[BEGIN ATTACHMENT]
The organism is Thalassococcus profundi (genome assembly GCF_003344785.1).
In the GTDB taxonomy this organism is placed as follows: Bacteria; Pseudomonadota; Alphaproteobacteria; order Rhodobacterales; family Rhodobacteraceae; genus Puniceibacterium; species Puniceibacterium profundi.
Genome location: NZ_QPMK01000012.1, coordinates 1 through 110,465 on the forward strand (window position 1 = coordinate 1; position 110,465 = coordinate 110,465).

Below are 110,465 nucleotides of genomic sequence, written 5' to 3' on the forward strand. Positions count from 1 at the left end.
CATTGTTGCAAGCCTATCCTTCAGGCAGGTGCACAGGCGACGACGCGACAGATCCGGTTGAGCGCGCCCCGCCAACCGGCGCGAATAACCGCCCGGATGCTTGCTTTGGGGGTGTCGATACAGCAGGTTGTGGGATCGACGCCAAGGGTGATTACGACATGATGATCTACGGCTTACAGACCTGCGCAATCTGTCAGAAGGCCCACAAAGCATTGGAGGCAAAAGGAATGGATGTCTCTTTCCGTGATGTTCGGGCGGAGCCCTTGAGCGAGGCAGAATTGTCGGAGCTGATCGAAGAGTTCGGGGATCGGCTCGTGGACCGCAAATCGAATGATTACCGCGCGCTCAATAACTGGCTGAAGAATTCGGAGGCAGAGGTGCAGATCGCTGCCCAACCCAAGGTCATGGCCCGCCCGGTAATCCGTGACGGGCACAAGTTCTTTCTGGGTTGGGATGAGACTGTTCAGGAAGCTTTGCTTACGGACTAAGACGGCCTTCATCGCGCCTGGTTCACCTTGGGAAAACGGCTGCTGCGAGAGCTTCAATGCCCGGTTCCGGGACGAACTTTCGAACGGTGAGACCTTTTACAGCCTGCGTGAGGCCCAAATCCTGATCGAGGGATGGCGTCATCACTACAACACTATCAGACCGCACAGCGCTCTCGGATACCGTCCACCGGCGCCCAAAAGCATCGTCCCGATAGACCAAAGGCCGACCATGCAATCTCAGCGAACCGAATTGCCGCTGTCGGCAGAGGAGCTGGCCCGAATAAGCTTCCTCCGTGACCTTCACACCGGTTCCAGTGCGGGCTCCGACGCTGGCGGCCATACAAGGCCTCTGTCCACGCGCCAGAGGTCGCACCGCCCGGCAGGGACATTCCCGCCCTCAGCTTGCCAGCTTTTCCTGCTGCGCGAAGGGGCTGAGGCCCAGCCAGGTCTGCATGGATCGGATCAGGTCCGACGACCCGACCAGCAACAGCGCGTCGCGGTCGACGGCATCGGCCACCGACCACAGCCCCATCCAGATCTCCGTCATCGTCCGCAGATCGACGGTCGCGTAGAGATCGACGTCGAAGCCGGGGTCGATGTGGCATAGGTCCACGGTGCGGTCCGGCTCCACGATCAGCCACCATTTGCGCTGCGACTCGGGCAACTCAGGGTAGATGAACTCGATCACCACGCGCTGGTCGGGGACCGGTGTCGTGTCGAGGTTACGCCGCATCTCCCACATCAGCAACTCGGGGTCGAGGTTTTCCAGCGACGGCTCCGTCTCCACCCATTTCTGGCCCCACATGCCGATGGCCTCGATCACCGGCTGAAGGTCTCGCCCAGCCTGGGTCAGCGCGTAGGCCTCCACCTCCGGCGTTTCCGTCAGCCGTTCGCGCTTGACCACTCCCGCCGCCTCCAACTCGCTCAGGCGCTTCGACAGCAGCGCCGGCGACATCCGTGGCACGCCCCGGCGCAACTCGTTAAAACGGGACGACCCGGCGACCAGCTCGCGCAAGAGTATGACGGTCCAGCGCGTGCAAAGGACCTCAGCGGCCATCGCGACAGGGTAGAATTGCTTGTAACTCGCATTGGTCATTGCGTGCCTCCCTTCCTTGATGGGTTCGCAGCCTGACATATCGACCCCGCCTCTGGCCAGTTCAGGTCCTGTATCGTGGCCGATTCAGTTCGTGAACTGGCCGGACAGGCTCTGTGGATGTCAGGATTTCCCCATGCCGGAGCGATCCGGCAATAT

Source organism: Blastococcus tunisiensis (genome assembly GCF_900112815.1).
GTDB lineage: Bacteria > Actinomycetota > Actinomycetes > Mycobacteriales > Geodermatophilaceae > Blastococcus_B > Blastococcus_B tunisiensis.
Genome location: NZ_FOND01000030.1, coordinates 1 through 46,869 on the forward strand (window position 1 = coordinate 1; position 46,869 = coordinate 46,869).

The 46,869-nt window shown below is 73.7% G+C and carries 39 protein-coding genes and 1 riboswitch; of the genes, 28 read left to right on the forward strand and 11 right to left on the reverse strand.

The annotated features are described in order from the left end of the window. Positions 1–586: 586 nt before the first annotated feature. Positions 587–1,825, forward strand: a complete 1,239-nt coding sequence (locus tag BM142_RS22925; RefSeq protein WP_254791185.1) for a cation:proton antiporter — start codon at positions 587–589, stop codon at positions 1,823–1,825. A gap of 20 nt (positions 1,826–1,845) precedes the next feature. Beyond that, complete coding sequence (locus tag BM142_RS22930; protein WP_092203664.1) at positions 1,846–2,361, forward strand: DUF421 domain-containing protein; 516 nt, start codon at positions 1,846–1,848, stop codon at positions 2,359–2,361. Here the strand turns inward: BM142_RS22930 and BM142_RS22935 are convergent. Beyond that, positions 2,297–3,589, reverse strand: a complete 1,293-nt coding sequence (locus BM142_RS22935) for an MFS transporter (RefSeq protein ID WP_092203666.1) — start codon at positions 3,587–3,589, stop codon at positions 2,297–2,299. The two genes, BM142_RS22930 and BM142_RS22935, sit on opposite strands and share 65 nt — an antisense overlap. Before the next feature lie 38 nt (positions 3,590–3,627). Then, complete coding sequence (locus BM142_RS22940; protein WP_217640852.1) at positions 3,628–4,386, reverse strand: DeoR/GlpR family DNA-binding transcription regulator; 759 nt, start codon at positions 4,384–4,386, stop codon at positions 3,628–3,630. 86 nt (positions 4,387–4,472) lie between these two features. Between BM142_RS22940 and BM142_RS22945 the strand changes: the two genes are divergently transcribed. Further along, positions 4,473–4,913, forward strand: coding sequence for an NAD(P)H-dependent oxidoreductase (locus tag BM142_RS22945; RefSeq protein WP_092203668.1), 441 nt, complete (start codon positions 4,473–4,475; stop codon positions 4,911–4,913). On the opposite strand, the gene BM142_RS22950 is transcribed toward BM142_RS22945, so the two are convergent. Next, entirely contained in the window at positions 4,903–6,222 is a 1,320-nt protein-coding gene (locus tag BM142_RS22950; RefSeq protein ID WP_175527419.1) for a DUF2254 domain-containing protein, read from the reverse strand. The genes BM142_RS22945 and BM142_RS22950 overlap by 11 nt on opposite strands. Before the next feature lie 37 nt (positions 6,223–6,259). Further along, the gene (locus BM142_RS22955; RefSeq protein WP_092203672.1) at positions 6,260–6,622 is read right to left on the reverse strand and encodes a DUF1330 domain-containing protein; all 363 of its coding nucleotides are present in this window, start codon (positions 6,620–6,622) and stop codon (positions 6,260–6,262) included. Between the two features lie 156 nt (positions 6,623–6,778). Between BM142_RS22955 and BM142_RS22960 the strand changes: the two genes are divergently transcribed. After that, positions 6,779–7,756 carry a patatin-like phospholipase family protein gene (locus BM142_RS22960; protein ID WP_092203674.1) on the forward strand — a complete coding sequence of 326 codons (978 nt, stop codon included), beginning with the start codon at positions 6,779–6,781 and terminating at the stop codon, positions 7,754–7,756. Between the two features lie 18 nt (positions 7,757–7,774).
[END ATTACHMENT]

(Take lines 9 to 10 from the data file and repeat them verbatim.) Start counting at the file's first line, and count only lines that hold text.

The 46,869-nt window shown below is 73.7% G+C and carries 39 protein-coding genes and 1 riboswitch; of the genes, 28 read left to right on the forward strand and 11 right to left on the reverse strand.

The annotated features are described in order from the left end of the window. Positions 1–586: 586 nt before the first annotated feature. Positions 587–1,825, forward strand: a complete 1,239-nt coding sequence (locus tag BM142_RS22925; RefSeq protein WP_254791185.1) for a cation:proton antiporter — start codon at positions 587–589, stop codon at positions 1,823–1,825. A gap of 20 nt (positions 1,826–1,845) precedes the next feature. Beyond that, complete coding sequence (locus tag BM142_RS22930; protein WP_092203664.1) at positions 1,846–2,361, forward strand: DUF421 domain-containing protein; 516 nt, start codon at positions 1,846–1,848, stop codon at positions 2,359–2,361. Here the strand turns inward: BM142_RS22930 and BM142_RS22935 are convergent. Beyond that, positions 2,297–3,589, reverse strand: a complete 1,293-nt coding sequence (locus BM142_RS22935) for an MFS transporter (RefSeq protein ID WP_092203666.1) — start codon at positions 3,587–3,589, stop codon at positions 2,297–2,299. The two genes, BM142_RS22930 and BM142_RS22935, sit on opposite strands and share 65 nt — an antisense overlap. Before the next feature lie 38 nt (positions 3,590–3,627). Then, complete coding sequence (locus BM142_RS22940; protein WP_217640852.1) at positions 3,628–4,386, reverse strand: DeoR/GlpR family DNA-binding transcription regulator; 759 nt, start codon at positions 4,384–4,386, stop codon at positions 3,628–3,630. 86 nt (positions 4,387–4,472) lie between these two features. Between BM142_RS22940 and BM142_RS22945 the strand changes: the two genes are divergently transcribed. Further along, positions 4,473–4,913, forward strand: coding sequence for an NAD(P)H-dependent oxidoreductase (locus tag BM142_RS22945; RefSeq protein WP_092203668.1), 441 nt, complete (start codon positions 4,473–4,475; stop codon positions 4,911–4,913). On the opposite strand, the gene BM142_RS22950 is transcribed toward BM142_RS22945, so the two are convergent. Next, entirely contained in the window at positions 4,903–6,222 is a 1,320-nt protein-coding gene (locus tag BM142_RS22950; RefSeq protein ID WP_175527419.1) for a DUF2254 domain-containing protein, read from the reverse strand. The genes BM142_RS22945 and BM142_RS22950 overlap by 11 nt on opposite strands. Before the next feature lie 37 nt (positions 6,223–6,259). Further along, the gene (locus BM142_RS22955; RefSeq protein WP_092203672.1) at positions 6,260–6,622 is read right to left on the reverse strand and encodes a DUF1330 domain-containing protein; all 363 of its coding nucleotides are present in this window, start codon (positions 6,620–6,622) and stop codon (positions 6,260–6,262) included. Between the two features lie 156 nt (positions 6,623–6,778). Between BM142_RS22955 and BM142_RS22960 the strand changes: the two genes are divergently transcribed. After that, positions 6,779–7,756 carry a patatin-like phospholipase family protein gene (locus BM142_RS22960; protein ID WP_092203674.1) on the forward strand — a complete coding sequence of 326 codons (978 nt, stop codon included), beginning with the start codon at positions 6,779–6,781 and terminating at the stop codon, positions 7,754–7,756. Between the two features lie 18 nt (positions 7,757–7,774).